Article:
Unless your entire print is covered in ink, brightness and whiteness of the paper will play a role in how your print media project will look. If you have any concerns, ask your print sales person to provide samples of printed material on the paper you are looking to print on.

Paper Grain
In the paper making process, the fibers of the wood will be aligned either vertically or horizontally, thus making the grain of the paper. Knowing which way the grain is aligned on the paper will help you to determine how to print on the paper.

If you have a print project that folds, and you print it to where the fold is against the grain, you end up with cracking along the fold. A heavier paper will make the cracking more noticable. If you print a multi-page book where the grain of the paper is not parallel to the binding of the book, then you could run into the pages not turning easily, wavy paper edges or a bulky binding edge.

If you have a project that requires folds that run both against and with the grain, the project will need to have a score across the fold that goes against the grain. This score will bend the fibers so that they are easier to fold.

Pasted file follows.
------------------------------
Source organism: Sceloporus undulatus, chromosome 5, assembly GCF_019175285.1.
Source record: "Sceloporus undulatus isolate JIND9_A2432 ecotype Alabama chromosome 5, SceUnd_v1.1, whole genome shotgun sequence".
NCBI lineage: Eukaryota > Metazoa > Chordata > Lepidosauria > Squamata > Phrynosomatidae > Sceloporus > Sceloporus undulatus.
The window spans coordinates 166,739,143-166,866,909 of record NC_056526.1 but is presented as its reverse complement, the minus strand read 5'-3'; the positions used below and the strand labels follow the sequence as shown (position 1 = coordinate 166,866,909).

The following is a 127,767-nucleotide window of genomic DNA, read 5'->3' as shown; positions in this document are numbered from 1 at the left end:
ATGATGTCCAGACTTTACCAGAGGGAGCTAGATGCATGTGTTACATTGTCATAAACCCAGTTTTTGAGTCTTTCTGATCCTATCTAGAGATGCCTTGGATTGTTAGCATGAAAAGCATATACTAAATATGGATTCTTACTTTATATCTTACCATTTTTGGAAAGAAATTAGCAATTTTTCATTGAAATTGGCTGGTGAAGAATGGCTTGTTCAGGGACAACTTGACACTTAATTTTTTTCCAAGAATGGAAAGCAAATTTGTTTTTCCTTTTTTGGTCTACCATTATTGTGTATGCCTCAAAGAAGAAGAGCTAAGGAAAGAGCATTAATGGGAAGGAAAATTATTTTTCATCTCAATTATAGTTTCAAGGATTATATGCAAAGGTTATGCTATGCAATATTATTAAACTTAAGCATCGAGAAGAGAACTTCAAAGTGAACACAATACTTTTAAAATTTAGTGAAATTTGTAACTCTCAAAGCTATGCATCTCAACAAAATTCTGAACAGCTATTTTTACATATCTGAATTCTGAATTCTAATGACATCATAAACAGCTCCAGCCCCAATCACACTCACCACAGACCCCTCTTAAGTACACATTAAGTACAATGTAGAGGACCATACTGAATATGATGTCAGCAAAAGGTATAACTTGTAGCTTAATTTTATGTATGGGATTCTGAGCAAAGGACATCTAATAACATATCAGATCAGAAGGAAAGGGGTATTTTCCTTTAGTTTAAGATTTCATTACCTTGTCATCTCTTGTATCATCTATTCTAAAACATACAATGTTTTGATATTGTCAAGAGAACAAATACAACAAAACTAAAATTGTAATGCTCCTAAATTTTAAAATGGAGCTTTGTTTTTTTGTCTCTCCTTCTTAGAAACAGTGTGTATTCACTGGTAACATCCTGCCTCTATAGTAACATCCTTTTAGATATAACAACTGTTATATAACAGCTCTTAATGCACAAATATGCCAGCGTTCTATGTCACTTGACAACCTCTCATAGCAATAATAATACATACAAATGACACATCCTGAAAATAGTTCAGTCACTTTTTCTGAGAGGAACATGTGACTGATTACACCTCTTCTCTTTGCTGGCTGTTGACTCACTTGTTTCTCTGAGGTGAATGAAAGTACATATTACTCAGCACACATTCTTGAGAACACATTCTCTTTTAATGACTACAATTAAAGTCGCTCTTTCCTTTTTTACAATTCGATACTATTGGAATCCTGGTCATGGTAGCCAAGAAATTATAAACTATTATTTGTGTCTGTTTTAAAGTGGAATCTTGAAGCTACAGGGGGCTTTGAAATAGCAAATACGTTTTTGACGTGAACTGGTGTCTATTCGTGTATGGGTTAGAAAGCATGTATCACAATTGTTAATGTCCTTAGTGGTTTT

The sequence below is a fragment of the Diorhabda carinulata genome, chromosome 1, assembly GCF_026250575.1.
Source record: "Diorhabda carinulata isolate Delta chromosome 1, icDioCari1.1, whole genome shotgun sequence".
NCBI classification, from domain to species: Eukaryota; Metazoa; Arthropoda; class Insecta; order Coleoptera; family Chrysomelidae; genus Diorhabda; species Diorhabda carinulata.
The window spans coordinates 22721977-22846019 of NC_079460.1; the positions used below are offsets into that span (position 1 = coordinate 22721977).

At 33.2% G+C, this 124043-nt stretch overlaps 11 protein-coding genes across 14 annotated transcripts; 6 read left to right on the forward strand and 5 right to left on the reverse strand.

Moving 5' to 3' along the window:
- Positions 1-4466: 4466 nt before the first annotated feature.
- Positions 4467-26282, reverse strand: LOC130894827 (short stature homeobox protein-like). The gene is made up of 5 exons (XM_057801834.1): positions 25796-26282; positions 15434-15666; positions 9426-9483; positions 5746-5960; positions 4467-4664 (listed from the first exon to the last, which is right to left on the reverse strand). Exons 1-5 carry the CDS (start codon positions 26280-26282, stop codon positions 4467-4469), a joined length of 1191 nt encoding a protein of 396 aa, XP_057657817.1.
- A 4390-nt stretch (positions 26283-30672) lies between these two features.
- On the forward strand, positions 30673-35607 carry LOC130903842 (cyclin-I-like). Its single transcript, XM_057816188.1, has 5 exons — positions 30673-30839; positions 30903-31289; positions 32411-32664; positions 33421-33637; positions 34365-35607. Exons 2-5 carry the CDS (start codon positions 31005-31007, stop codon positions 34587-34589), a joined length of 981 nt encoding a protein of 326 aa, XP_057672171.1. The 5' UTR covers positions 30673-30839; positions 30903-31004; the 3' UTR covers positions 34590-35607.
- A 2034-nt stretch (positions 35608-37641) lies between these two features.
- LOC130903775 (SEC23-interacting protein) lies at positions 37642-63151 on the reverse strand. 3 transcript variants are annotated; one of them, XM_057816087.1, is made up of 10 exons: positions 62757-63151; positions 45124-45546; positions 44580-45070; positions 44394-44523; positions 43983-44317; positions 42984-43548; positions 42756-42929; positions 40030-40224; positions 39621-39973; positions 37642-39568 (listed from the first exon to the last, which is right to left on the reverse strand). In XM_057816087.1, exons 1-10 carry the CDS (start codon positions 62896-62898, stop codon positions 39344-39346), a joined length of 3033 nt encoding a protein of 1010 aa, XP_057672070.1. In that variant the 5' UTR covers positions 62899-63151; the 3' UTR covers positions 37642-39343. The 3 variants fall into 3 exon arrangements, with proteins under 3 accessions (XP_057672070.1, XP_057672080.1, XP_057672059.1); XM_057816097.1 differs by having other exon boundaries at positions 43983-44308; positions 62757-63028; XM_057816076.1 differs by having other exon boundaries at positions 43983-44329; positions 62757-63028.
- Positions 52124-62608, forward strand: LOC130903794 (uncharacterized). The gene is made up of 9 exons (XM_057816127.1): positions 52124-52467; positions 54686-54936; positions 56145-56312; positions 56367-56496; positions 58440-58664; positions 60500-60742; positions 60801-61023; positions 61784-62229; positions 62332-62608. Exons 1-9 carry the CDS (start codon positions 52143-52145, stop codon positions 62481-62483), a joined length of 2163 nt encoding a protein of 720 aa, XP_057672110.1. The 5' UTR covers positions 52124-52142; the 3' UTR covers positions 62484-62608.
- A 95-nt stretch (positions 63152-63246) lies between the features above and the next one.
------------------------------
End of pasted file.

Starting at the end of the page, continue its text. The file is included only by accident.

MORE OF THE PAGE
There are two directions for the grain to align:

Short Grain
Short grain paper has the grain running parallel to the short edge of the paper.

Long Grain
Long grain paper has the grain running parallel to the long edge of the paper.

How to tell the Grain Direction of Paper
The easiest way is the read the package the paper came in. The second number will be the grain direction (11x17 has the grain along the 17” edge, and 17x11 will have the grain along the 11” edge. You could also tear the sheet vertically and horizontally and compare the tears. The tear with a smoother edge will show the grain direction.

Recycled Paper
Paper made from recycled materials, mainly office waste paper, magazines, and used packaging, are considered Recycled Paper. This paper can also be created from pre-consumer waste fiber such as waste from manufacturing, converting and printing companies. Using recycled paper is less harsh on the environment, but most modern paper companies utilize sustainable and environmentally friendly procedures when manufacturing paper.

Knowing the right paper for your project will help it look and feel great to the end user. If you do not know which paper to choose, ask your printing company sales person to suggest what they think will work. You can also ask for paper samples to see the brightness and thickness of the paper that is suggested.

To see which papers pair nicely with certain projects, download our Print Media Project Paper Guide.